then. one that would be dependent for its functioning upon the moral effects of the ‘public’ (‘Publicity is a check. is partly a matter of the ethical preconditions of rule: and power. or even aristocratic. Perhaps. an historical turn can serve to show that conceptions of the radically non-ethicalcharacter of bureaucracy. ethic (or Coleridgean or whatever) seems to have been involved in this construction. then. Hennis 1988: 101). rule. nor even merely an educational one.as opposed to a neutraltechnical .Bureaucracy as a Vocation 309 just the ideologies or moraljustifications of rule. One might conclude that it is not the neutrality of bureaucrats that makes them ethical: it is their ethical fomation that allows for a particular conception of what it is to be “neutral”. maintained and regulated. or delegate. as opposed to a more or less blind obedience to rules and orders: the very rationalization of tasks. are surelymisleading (bothwith regard to bureacracy and with regard to Weber). In any case. 0 BasU BhckweU Lid 1994. Rather. the very condition of experiencing authority as deriving from abstract rules. that are to hand.bureaucracy. Bureaucracy could be said to differ from discipline in so far as it presupposes an ethical formation on the part of the bureaucrat. as Gladstone put it.If what was at stake was. so often derived from Max Weber. this should not lead us automatically to conclude that such an ethical concern formed rather. as such. the point about this concern with ethics is to highlight the ways in which those who rule or govern seek to constitute themselves in a space where rule is rational. For Weber. but the ethics of rule. in so far as ‘public character is so valuable to a public man’: Parris 1969:78). predictable and justifiable: and the means by which the requisite capacities for rule are to be installed. a bureaucratic vocation. What lay behind Northcote-Trevelyan was not a disciplinary impulse. said James Graham. but an attempt to inscribe into government a particular ethics of rule that would be appropriate to a discretionary .And if an apparantlynonbourgeois. even bureaucratic rule. Marsh 1979). even state power. . the bureaucratic principle famously leads to the rule of ‘formalisticpersonality’. a bid for ‘a more strenuous ethic in public life’. reasonable. has to pass by way of ethics (cf. But to use Weber to argue that bureaucracy brings about an eclipse of ethics is to run together his thinking on discipline with his thinking on bureaucracy. one deploys the ethical tools part of a British ‘exceptionalism’. Nor does this relate just to how those who rule justify and seek to legitimate. rule conducted sine ira et studio (cf. Rule. the machinery of rule cannot be conceived simply as a pure instrument of class or state. This attention to the question of ethics does not signify a concern with the internally generated ‘conscience’of those entrusted with rule: rather ethics are themselvesprogrammed ‘fromwithout‘via mentalities of government. it was also a bid to construct an ethic ofpublic life.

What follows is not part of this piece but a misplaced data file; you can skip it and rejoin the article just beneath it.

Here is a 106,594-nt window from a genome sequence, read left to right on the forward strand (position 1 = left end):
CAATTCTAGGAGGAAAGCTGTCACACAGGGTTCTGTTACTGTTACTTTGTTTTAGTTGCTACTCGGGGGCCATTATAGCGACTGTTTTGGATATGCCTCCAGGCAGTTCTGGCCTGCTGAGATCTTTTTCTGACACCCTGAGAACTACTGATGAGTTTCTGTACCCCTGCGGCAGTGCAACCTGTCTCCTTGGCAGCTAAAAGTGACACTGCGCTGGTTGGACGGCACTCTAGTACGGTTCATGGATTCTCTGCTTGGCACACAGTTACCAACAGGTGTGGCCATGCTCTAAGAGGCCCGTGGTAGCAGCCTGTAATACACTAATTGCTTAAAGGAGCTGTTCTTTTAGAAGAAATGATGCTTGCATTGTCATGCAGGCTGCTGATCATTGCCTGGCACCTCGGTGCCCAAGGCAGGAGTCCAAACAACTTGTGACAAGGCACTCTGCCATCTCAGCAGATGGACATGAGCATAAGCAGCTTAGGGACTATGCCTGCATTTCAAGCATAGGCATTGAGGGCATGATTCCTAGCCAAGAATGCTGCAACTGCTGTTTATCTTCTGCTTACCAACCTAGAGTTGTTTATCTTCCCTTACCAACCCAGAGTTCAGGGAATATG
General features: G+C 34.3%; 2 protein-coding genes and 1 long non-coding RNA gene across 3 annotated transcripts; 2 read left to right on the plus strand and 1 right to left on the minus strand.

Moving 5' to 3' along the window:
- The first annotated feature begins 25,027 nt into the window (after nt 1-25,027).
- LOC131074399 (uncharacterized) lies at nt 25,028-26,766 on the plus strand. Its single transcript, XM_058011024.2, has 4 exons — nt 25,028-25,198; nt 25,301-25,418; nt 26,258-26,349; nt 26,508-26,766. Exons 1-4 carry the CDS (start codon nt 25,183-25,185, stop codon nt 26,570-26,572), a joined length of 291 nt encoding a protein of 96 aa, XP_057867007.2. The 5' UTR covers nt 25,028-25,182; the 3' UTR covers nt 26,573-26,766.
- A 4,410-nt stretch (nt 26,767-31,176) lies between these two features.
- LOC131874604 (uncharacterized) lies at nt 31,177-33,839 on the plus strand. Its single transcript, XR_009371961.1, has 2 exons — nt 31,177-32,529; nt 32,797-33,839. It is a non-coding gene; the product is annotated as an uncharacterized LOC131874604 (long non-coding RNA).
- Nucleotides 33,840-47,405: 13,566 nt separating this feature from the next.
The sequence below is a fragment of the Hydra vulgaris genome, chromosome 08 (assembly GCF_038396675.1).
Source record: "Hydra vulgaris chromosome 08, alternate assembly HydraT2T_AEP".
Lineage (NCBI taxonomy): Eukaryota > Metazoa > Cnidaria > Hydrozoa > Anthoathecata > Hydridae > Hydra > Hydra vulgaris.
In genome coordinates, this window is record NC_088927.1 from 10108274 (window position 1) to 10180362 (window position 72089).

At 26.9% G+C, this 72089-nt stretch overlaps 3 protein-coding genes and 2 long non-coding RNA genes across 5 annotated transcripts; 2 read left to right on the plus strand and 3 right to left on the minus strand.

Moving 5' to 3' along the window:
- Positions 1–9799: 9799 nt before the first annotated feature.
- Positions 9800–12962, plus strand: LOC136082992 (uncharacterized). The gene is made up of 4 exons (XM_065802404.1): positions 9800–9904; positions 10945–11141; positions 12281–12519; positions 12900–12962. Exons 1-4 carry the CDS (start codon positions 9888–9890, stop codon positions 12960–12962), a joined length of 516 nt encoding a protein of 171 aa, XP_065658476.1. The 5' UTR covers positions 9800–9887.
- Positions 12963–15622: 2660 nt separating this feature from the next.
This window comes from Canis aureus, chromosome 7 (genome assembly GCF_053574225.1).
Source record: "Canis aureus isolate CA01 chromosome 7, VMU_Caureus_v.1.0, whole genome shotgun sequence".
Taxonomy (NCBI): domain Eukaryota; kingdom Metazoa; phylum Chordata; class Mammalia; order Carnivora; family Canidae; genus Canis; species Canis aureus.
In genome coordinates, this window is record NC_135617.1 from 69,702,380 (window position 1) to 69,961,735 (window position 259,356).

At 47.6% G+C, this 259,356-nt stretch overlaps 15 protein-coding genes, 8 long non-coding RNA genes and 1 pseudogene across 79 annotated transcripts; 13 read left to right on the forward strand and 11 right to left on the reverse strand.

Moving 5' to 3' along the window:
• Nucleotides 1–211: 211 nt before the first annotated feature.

(1991)‘PeculiarInterests:civilsocietyandgoverning‘the system of natural liberty‘. separated from . P. ‘bureaucratic’.D. And this is where bureaucracy is. G .that the bureaucrat has to be a certain vocational ‘type’. M.and possibly corrosive upon . Brighton: Harvester/Wheatsheaf. Burchell. that side of its concerns that implied. (1961)B r i t i s h Attitudes Towards Zndia 1784-1858. What is ‘liberal‘ about Northcote-Trevelyan is precisely this ethical consideration . (1991)Language and Symbolic Power. upon a typically ‘liberal‘view of education . as Weber insisted.as being guided ethically by a sense o f responsibility to a wider public: hence the very ethical formation of the administrator would lead to the delimitation of wasteful. Volume One.one based.N. not persons . in fact. and others). tendencies.in its implicit codification of elements of rational discretion . other mentalities of government. other ruling authorities. Perhaps the moment for such a n alignment of governmental and ethical concerns wasvery soon passed: and. trans-historical model: the bureaucratic impulse should invoke in the minds of its analysts the form of a plurality rather than the inevitability of a monolith. But. C : P o l i t y Burchell. would seek to codify the bureaucrat in different ways.N. here at the apparent dawn of the modem bureaucratic spirit. L: Free Associations. Hill. Strong 1992: 15). then.politics.310 Thomas osbome roles. ’he Foucault Eflect. indeed. the administrative agent of ‘police’ or the recipient of patronage. . part of this liberal concern related precisely to a ‘de-governmentalization’. a liberal ethical consideration on the part of government that . The condition of possibility for this was an understanding of the character of the administrator . Turner (1980)TheI)ominantIdeology%s&. (1987)Black Athena.L OUP.a subtraction of administration from the complexities of patronage and politics.this presupposes an ethical formation on the part of the bureaucrat (cf. L Macmillan Bearce. there is no reason why bureaucracy should follow some hard and fast. a 0 Basfl Blackwell Ltd 1994. G. Bibliography Abercrombie.So what is interesting about Northcote-Trevelyan. Bernal.was not previously accorded. was a realization that bureaucracy cannot be considered as other than ethical by government. G. Bourdieu. and B. the very least of any ‘regard for persons’. is that. As has been argued. Hence. no doubt. Northcote-Trevelyan programmed the ethical side of its concerns in a certain alignment with those that related to efficiency and economy. . perhaps what has drawn the historians to this moment. Note Many thanksto Ian Hunterand two anonymousrefereesfor their invaluable comments on an earlier drafi. Studies in govenunentaUty (ed.. for example.